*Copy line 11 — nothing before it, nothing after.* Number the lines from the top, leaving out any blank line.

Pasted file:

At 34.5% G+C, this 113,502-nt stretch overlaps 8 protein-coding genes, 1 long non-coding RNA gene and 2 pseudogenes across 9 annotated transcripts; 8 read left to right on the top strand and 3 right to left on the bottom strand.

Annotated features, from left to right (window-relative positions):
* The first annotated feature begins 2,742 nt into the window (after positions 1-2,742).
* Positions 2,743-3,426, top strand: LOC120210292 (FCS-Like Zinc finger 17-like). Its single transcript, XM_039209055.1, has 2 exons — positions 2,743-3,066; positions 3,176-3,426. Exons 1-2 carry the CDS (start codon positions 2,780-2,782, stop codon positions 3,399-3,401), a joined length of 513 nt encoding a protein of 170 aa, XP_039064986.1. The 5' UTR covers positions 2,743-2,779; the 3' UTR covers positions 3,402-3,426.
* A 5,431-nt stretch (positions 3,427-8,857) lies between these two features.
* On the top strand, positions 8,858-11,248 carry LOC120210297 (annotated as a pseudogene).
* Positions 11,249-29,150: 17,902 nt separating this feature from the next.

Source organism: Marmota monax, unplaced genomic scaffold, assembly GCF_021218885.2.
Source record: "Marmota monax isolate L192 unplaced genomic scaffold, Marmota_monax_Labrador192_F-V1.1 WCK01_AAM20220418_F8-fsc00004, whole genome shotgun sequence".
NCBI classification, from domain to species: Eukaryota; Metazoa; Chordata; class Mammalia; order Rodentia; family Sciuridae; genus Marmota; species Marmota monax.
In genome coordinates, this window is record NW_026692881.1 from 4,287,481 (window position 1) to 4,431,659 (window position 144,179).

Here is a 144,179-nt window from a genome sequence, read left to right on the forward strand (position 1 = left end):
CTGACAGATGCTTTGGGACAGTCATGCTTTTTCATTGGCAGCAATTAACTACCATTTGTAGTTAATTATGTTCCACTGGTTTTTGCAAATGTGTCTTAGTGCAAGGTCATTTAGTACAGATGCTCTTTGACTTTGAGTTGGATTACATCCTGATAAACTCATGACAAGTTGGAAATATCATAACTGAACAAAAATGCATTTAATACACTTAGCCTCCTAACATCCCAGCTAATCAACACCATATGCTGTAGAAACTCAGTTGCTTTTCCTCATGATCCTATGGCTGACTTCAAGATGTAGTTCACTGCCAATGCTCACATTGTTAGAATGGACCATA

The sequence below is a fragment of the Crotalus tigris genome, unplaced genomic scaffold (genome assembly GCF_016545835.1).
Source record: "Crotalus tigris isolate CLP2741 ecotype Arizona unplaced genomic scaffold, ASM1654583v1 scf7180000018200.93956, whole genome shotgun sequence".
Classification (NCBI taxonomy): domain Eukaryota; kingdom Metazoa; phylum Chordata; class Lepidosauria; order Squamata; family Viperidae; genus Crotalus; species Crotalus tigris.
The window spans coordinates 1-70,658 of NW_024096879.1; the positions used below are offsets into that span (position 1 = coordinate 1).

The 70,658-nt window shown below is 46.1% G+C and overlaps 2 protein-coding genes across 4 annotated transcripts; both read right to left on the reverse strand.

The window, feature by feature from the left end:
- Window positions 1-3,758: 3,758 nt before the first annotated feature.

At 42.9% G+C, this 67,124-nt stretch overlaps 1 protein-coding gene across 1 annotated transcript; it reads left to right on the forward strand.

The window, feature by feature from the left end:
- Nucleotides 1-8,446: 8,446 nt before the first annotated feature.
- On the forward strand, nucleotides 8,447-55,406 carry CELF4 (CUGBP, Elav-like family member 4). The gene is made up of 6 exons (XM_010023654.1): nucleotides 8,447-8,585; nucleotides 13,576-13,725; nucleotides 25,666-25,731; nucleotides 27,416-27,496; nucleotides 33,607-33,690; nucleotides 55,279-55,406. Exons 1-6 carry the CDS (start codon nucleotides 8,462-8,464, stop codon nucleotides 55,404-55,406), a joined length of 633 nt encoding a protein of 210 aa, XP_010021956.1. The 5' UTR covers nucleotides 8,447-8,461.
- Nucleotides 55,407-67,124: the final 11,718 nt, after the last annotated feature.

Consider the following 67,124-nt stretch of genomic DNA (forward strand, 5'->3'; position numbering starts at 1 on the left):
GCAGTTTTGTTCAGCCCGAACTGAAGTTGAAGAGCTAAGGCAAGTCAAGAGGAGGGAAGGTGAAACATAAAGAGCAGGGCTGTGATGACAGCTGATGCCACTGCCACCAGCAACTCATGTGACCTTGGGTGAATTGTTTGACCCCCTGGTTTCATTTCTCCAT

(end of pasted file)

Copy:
In genome coordinates, this window is record NW_026692881.1 from 4,287,481 (window position 1) to 4,431,659 (window position 144,179).